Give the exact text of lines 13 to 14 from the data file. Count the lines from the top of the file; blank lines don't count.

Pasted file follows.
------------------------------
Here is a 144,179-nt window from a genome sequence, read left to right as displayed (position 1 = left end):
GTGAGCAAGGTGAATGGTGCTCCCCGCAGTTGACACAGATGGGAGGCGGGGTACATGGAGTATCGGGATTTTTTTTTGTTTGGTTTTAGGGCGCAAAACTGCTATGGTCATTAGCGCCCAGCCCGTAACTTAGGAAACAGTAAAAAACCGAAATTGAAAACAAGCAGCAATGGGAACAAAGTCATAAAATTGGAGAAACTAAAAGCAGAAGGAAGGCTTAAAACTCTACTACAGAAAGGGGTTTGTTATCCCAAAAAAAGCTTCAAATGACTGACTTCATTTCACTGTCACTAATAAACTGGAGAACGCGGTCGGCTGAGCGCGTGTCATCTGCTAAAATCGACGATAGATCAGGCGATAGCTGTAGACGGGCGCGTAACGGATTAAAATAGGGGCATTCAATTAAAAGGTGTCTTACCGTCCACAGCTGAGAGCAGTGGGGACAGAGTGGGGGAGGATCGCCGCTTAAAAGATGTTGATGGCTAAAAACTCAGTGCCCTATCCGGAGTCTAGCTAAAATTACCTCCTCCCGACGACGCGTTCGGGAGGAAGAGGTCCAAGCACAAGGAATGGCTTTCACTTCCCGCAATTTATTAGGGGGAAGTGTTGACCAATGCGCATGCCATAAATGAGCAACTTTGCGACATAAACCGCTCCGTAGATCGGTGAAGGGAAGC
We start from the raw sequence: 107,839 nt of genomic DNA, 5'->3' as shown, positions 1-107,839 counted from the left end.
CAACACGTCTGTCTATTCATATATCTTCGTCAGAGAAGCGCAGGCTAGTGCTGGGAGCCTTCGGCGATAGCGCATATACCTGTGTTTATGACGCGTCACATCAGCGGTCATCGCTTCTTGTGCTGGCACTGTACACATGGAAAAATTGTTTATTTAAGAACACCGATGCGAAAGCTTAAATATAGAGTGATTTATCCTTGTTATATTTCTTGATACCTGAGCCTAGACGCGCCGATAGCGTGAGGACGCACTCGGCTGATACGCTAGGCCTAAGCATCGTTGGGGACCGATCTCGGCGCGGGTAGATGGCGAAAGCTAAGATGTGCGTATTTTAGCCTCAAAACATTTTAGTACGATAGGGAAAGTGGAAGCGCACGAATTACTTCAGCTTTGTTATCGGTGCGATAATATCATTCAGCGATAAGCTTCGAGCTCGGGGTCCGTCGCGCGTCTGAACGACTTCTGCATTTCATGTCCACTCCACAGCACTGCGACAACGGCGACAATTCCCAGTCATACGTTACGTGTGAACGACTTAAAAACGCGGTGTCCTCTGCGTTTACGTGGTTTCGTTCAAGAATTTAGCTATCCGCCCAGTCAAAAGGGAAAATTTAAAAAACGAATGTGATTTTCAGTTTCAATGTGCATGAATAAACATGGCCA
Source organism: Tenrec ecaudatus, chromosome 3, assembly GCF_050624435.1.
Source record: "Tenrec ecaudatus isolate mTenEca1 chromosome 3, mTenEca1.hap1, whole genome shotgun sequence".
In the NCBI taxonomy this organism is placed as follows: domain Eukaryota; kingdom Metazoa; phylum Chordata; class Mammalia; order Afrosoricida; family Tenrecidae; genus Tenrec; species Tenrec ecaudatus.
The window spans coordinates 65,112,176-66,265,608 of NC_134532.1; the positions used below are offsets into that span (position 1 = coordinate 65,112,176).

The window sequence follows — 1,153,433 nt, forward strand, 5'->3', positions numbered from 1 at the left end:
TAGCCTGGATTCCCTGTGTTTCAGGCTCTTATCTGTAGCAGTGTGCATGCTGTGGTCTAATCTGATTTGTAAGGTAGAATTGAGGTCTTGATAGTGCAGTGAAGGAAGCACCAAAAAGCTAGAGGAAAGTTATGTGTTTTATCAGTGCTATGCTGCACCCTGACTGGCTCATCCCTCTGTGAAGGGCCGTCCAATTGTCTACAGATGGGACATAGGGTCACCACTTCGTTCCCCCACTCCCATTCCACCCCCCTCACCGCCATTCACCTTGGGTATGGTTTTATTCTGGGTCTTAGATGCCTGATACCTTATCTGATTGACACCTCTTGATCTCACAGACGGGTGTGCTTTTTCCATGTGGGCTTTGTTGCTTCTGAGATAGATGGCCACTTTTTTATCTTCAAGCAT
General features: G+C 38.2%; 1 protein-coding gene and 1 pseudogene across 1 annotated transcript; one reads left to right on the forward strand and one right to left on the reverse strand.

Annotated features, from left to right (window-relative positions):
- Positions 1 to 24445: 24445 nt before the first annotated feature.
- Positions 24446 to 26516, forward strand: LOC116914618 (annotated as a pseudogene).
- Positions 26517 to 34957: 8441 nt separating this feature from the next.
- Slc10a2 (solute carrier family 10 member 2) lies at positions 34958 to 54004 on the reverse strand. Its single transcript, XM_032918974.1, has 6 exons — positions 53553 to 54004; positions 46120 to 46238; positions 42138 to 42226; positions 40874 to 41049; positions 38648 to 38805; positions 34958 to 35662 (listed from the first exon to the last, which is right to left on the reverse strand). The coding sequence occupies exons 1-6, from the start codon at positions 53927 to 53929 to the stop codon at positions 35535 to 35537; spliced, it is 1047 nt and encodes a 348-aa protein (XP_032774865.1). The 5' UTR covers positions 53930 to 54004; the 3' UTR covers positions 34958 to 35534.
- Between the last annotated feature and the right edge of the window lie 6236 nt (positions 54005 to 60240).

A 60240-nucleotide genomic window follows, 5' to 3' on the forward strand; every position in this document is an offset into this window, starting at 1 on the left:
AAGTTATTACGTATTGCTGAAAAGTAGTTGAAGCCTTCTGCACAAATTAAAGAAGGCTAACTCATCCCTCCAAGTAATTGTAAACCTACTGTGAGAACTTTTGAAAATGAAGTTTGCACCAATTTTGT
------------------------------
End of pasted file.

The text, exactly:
- Positions 1 to 24445: 24445 nt before the first annotated feature.
- Positions 24446 to 26516, forward strand: LOC116914618 (annotated as a pseudogene).